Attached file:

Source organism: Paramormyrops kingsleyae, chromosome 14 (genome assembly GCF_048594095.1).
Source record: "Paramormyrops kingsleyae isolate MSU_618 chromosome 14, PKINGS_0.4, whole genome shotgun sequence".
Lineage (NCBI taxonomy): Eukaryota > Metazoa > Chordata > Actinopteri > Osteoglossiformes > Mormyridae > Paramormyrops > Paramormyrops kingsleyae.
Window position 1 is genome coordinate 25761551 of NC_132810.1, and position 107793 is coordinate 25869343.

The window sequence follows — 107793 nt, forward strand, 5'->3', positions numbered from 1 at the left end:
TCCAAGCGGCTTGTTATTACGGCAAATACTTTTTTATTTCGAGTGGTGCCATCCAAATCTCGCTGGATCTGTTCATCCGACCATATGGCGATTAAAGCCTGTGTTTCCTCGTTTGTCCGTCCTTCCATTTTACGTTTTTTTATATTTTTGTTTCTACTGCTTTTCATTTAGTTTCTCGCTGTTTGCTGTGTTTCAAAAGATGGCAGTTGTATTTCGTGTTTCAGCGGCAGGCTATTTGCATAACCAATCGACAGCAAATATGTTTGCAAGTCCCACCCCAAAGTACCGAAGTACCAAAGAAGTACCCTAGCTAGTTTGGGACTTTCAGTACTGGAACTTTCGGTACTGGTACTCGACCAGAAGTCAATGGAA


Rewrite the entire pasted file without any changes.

Source organism: Paramormyrops kingsleyae, chromosome 14 (genome assembly GCF_048594095.1).
Source record: "Paramormyrops kingsleyae isolate MSU_618 chromosome 14, PKINGS_0.4, whole genome shotgun sequence".
Lineage (NCBI taxonomy): Eukaryota > Metazoa > Chordata > Actinopteri > Osteoglossiformes > Mormyridae > Paramormyrops > Paramormyrops kingsleyae.
Window position 1 is genome coordinate 25761551 of NC_132810.1, and position 107793 is coordinate 25869343.

The window sequence follows — 107793 nt, forward strand, 5'->3', positions numbered from 1 at the left end:
TCCAAGCGGCTTGTTATTACGGCAAATACTTTTTTATTTCGAGTGGTGCCATCCAAATCTCGCTGGATCTGTTCATCCGACCATATGGCGATTAAAGCCTGTGTTTCCTCGTTTGTCCGTCCTTCCATTTTACGTTTTTTTATATTTTTGTTTCTACTGCTTTTCATTTAGTTTCTCGCTGTTTGCTGTGTTTCAAAAGATGGCAGTTGTATTTCGTGTTTCAGCGGCAGGCTATTTGCATAACCAATCGACAGCAAATATGTTTGCAAGTCCCACCCCAAAGTACCGAAGTACCAAAGAAGTACCCTAGCTAGTTTGGGACTTTCAGTACTGGAACTTTCGGTACTGGTACTCGACCAGAAGTCAATGGAA